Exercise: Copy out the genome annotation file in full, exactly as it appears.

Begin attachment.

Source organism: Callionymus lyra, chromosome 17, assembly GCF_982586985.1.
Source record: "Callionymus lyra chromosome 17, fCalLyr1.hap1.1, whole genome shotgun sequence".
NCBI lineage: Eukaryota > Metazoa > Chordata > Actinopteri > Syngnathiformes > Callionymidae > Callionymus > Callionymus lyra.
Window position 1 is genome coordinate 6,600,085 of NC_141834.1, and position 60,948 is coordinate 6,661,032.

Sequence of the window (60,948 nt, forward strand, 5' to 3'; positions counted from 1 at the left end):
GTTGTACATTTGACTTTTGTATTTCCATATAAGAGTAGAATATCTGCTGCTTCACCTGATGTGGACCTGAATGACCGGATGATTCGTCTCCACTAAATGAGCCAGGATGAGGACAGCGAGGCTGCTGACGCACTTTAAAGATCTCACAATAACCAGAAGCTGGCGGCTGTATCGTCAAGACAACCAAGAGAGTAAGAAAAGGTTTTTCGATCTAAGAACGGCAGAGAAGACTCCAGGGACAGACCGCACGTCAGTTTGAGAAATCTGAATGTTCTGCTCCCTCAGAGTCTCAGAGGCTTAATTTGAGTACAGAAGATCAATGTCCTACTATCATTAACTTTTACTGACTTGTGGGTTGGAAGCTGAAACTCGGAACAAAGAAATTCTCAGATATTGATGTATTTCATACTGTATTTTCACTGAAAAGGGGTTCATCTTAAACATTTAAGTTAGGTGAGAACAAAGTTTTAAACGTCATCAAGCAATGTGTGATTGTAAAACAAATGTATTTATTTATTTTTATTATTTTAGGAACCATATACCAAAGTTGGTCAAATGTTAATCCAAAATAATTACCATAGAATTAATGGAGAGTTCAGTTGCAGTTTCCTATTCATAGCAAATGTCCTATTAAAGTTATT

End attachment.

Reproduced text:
Source organism: Callionymus lyra, chromosome 17, assembly GCF_982586985.1.
Source record: "Callionymus lyra chromosome 17, fCalLyr1.hap1.1, whole genome shotgun sequence".
NCBI lineage: Eukaryota > Metazoa > Chordata > Actinopteri > Syngnathiformes > Callionymidae > Callionymus > Callionymus lyra.
Window position 1 is genome coordinate 6,600,085 of NC_141834.1, and position 60,948 is coordinate 6,661,032.

Sequence of the window (60,948 nt, forward strand, 5' to 3'; positions counted from 1 at the left end):
GTTGTACATTTGACTTTTGTATTTCCATATAAGAGTAGAATATCTGCTGCTTCACCTGATGTGGACCTGAATGACCGGATGATTCGTCTCCACTAAATGAGCCAGGATGAGGACAGCGAGGCTGCTGACGCACTTTAAAGATCTCACAATAACCAGAAGCTGGCGGCTGTATCGTCAAGACAACCAAGAGAGTAAGAAAAGGTTTTTCGATCTAAGAACGGCAGAGAAGACTCCAGGGACAGACCGCACGTCAGTTTGAGAAATCTGAATGTTCTGCTCCCTCAGAGTCTCAGAGGCTTAATTTGAGTACAGAAGATCAATGTCCTACTATCATTAACTTTTACTGACTTGTGGGTTGGAAGCTGAAACTCGGAACAAAGAAATTCTCAGATATTGATGTATTTCATACTGTATTTTCACTGAAAAGGGGTTCATCTTAAACATTTAAGTTAGGTGAGAACAAAGTTTTAAACGTCATCAAGCAATGTGTGATTGTAAAACAAATGTATTTATTTATTTTTATTATTTTAGGAACCATATACCAAAGTTGGTCAAATGTTAATCCAAAATAATTACCATAGAATTAATGGAGAGTTCAGTTGCAGTTTCCTATTCATAGCAAATGTCCTATTAAAGTTATT